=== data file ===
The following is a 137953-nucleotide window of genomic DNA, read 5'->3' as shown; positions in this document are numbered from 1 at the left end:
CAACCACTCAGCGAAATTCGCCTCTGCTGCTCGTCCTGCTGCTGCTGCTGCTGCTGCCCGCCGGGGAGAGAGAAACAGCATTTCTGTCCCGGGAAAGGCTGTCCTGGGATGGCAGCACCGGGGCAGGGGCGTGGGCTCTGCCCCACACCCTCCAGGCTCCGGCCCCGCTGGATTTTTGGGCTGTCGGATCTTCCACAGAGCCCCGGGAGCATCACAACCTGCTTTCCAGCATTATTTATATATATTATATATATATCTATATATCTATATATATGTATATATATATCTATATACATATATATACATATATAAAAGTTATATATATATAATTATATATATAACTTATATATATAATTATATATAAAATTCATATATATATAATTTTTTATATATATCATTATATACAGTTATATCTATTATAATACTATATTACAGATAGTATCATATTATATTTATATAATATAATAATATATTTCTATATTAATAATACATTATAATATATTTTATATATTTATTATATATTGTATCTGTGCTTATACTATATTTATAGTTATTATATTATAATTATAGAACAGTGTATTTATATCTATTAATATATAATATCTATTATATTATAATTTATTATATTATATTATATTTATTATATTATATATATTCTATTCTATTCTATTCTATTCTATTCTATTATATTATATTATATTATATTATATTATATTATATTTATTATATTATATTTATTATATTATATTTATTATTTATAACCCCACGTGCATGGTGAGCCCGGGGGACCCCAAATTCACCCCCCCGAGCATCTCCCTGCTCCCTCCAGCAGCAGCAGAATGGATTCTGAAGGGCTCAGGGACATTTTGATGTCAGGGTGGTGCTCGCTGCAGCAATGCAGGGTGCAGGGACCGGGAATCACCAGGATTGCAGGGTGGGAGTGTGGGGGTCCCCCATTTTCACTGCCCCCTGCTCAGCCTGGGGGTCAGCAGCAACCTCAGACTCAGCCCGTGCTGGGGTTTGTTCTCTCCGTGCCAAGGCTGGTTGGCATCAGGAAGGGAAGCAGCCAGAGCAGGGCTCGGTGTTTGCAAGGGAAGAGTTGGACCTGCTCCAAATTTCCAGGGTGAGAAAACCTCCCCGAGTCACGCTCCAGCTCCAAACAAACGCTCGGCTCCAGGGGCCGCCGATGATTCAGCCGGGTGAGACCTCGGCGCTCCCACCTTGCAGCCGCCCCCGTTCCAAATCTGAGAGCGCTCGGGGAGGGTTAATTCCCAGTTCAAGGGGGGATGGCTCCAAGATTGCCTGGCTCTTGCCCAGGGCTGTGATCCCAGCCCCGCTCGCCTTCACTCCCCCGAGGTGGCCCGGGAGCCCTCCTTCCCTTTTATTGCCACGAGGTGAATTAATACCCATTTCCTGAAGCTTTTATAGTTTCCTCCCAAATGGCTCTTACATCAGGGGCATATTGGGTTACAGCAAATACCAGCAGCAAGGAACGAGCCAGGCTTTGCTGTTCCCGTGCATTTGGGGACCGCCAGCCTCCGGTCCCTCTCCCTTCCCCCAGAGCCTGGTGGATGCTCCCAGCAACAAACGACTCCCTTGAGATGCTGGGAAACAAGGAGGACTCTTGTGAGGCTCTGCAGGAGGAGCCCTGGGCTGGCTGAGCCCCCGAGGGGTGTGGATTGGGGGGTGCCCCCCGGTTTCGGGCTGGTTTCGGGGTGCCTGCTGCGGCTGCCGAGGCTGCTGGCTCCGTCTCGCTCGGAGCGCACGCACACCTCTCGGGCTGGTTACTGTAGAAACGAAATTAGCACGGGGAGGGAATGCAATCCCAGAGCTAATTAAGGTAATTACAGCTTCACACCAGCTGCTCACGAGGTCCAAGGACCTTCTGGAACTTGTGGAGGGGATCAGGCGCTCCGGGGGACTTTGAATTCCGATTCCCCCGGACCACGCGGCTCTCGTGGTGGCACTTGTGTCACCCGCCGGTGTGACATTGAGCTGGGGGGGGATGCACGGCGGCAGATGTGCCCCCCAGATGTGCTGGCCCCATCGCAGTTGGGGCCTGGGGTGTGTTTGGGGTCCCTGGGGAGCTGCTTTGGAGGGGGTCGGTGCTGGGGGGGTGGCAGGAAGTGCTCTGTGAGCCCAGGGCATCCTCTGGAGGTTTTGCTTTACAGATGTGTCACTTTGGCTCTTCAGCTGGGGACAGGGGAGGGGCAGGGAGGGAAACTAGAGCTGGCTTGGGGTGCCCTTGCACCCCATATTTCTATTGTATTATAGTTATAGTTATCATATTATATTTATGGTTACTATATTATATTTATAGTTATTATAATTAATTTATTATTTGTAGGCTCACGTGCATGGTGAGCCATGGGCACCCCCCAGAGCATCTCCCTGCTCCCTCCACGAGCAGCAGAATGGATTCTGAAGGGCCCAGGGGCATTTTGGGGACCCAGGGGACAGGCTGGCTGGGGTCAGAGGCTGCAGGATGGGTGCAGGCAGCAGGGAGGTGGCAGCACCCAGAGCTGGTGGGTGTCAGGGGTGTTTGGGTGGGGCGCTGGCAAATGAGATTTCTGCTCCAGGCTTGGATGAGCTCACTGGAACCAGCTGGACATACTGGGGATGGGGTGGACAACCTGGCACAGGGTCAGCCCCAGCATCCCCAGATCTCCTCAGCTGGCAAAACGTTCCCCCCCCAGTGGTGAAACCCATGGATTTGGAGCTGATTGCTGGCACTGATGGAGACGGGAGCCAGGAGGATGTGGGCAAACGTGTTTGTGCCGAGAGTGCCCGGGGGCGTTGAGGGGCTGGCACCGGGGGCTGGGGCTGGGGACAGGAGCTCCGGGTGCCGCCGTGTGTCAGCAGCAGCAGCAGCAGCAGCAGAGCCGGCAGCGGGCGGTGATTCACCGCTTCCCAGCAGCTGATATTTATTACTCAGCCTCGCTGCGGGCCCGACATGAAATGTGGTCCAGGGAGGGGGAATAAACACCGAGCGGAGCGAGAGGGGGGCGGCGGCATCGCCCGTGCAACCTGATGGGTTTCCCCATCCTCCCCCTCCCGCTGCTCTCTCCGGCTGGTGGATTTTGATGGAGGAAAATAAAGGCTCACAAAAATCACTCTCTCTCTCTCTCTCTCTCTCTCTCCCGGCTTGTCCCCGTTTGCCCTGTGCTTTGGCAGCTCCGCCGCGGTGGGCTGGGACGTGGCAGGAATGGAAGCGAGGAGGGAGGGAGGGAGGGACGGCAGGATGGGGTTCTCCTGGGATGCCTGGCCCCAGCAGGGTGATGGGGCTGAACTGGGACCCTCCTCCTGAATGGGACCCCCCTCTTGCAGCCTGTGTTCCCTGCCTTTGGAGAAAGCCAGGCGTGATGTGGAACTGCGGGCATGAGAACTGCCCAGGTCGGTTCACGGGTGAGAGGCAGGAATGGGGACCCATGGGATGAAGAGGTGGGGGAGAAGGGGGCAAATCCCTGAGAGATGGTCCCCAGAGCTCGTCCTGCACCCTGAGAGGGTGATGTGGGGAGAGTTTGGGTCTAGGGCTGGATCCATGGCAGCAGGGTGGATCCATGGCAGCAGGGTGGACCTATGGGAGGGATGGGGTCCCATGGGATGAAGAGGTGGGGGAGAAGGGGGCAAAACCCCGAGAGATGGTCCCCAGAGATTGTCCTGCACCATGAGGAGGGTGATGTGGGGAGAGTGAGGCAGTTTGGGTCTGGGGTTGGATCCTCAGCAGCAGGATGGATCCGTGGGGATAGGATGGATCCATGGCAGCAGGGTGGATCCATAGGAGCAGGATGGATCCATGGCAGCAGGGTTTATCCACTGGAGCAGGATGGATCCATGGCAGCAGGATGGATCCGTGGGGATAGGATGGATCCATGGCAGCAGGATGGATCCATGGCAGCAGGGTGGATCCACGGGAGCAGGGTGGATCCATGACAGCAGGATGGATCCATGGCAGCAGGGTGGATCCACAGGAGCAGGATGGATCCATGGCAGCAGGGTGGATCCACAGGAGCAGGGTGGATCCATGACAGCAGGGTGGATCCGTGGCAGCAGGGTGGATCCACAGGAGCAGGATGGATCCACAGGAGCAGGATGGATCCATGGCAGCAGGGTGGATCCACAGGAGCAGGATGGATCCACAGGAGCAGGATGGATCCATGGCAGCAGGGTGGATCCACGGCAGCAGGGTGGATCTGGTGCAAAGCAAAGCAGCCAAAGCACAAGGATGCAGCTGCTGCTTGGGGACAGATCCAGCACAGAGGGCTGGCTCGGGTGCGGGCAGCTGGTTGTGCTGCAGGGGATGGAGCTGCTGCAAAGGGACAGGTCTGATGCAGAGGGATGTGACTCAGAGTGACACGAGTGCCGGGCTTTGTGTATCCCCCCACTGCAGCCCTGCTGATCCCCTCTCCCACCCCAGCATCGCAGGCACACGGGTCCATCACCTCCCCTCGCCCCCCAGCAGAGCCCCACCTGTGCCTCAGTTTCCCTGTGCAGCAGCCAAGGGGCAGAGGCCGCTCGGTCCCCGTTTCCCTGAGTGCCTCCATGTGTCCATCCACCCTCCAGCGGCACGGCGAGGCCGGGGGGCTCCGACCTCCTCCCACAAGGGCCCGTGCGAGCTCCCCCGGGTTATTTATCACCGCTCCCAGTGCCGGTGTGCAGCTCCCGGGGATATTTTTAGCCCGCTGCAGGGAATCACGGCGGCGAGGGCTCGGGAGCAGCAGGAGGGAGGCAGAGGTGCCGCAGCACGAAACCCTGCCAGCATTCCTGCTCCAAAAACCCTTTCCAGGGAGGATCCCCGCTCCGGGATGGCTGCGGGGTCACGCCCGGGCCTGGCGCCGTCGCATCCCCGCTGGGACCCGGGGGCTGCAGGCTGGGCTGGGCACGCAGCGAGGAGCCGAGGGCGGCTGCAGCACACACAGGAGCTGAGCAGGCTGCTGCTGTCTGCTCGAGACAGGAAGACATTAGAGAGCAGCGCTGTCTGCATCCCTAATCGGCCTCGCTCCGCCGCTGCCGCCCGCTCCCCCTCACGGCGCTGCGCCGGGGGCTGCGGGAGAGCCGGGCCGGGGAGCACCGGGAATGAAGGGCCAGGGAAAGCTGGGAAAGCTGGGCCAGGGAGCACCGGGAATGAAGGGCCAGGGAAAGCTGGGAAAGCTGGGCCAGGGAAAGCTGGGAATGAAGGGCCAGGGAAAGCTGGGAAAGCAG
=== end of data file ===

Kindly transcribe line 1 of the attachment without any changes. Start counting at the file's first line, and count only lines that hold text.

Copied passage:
The following is a 137953-nucleotide window of genomic DNA, read 5'->3' as shown; positions in this document are numbered from 1 at the left end: